A Short History Of Tractors In Ukrainian
A novel by Marina Lewycka
"Two years after my mother died, my father fell in love with a glamorous blonde Ukrainian divorcee. He was eighty-four and she was thirty-six. She exploded into our lives like a fluffy pink grenade, churning up the murky water, bringing to the surface a sludge of sloughed-off memories, giving the family ghosts a kick up the backside."
As opening paragraphs go, it's a winner. And if you're looking for a read that's high on zip and zaniness, the good news is that the momentum is maintained from start to finish. A Short History of Tractors in Ukrainian is an incredibly alive book, peppered with potty characters and sparkling prose. But it's much more than just a fruity page-turner. Although the book has frequently been flogged as a top holiday read and been showered with praise for its comic qualities, there's more depth to the novel than at first meets the eye. It's easy to be misled by all the 'laugh out loud' hype on the dust-jacket, but it's perhaps more rewarding to read the book on its own terms and not as the much touted comic blockbuster.
Above: A vintage Rolls - one of several non-speaking parts in 'A Short History of Tractors in Ukrainian'
A Short History of Tractors in Ukrainian is indeed a deftly constructed book, all the more so as this is Marina Lewycka's debut in print. She knows how to keep her audience guessing, even though the cliff-hangers are never overblown. As in Spielberg's Jaws, where the meddlesome shark is barely revealed until well into the movie, there's a calculated build up to when Valentina - the blonde Ukrainian bombshell - steps onto the stage. We're constantly hearing about the havoc she's wreaking, but it's not until 80 pages in that she appears in the flesh, complete with ''ferocious breasts bursting like twin warheads out of an underwired, ribbon-strapped, lace-trimmed green satin rocket-launcher of a bra."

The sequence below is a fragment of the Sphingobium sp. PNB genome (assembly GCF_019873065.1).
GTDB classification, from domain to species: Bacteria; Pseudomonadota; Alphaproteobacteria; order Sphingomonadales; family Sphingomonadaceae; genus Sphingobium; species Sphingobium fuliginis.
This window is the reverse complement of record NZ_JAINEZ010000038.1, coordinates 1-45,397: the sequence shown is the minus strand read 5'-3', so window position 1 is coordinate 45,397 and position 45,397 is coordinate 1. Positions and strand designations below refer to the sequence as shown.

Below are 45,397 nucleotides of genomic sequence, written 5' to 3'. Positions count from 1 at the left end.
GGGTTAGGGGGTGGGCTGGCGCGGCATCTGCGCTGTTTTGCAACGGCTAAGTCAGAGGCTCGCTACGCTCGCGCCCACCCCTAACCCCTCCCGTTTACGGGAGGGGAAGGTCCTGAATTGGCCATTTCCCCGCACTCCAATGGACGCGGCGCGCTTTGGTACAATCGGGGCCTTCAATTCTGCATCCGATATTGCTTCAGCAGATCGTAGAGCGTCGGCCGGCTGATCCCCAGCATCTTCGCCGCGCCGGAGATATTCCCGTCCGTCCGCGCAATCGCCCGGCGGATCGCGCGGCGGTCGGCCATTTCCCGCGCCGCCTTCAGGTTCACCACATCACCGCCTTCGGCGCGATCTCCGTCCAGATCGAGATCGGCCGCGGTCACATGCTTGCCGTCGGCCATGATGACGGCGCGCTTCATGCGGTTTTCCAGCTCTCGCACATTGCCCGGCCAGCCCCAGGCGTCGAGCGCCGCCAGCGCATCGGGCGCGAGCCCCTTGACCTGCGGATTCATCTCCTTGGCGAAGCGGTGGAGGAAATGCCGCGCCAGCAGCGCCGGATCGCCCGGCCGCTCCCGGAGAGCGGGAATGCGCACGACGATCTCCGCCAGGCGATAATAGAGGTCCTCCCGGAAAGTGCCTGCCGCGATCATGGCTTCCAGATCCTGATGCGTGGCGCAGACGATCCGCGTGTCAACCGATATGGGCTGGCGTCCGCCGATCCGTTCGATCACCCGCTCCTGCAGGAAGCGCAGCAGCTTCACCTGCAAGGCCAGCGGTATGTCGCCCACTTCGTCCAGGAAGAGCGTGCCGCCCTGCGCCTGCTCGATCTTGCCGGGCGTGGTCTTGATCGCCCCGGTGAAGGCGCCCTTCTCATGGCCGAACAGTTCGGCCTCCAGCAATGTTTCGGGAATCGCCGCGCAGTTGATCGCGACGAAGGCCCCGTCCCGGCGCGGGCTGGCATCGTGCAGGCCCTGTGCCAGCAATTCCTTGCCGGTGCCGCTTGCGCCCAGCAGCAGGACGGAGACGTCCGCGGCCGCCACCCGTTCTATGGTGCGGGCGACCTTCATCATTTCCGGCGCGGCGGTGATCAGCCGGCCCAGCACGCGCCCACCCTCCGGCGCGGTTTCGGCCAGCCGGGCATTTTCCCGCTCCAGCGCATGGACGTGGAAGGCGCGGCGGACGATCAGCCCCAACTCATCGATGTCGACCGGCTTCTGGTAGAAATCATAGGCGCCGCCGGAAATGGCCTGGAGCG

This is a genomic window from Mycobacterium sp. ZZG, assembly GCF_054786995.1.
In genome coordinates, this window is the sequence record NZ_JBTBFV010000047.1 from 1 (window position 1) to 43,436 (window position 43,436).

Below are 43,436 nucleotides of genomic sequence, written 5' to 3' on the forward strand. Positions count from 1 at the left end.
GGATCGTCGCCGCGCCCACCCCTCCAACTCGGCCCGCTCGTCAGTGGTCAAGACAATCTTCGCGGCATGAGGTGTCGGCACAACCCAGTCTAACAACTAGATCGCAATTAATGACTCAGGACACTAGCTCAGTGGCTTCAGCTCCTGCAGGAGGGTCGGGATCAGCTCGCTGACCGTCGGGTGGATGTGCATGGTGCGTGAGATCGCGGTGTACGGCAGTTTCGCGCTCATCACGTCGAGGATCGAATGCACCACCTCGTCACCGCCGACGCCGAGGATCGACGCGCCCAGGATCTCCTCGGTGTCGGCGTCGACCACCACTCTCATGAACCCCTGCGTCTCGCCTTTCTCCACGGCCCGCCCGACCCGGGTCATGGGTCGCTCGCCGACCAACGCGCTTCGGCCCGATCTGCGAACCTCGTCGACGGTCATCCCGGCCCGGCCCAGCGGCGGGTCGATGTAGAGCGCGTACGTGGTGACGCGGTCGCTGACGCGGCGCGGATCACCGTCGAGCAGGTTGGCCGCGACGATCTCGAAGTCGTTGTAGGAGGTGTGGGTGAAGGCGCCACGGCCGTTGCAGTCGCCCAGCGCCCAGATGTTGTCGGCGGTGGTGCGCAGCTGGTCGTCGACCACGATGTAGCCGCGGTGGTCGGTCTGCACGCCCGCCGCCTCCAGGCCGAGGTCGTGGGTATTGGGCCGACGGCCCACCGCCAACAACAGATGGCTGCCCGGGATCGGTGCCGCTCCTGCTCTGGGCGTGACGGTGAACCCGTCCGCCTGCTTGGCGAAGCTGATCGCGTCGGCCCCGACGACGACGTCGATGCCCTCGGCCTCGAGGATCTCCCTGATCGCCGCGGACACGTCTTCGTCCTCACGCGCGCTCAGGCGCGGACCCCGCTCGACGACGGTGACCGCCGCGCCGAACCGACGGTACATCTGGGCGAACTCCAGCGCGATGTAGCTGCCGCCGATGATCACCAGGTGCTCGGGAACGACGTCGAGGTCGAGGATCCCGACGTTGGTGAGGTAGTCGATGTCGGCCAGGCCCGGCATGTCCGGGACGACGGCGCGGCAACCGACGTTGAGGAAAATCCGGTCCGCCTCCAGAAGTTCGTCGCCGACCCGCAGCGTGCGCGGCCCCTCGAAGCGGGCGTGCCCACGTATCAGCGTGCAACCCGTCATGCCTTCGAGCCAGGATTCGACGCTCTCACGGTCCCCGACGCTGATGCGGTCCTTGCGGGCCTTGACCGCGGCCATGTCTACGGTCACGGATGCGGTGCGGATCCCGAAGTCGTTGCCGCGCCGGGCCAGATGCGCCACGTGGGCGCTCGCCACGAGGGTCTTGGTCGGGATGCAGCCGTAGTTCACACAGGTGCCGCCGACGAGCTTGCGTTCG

There's much to relish in the comic absurdities of a doddery yet stubborn old man under the spell of a brazen hussey. But as already mentioned, scratch the surface and there's a much sadder portrait here than the blurbs indicate. Marina Lewycka can capture the claustrophobia of a dysfunctional family painfully well, and the plights of several characters often totter on the brink of tragedy.
Maryna Lewycka is herself the daughter of Ukrainian refugees who took asylum in Northern England after World War II. She draws on this fascinating heritage to create an evocative portrait of a Ukrainian emigree family in the UK. Nevertheless, the characters who emerge from post-communist Ukraine are rather limited in type. (If you're travelling to Ukraine, there are other kinds of girls out there than the rumbustious Valentina...!)
But all in all this book wins with its generosity of spirit. Lewycka allows her offended narrator to be reasonably suggestive of the complexities of the scenario, and a wry air flows throughout. A Short History of Tractors in Ukrainian is a tremendous tonic that's well worth trying.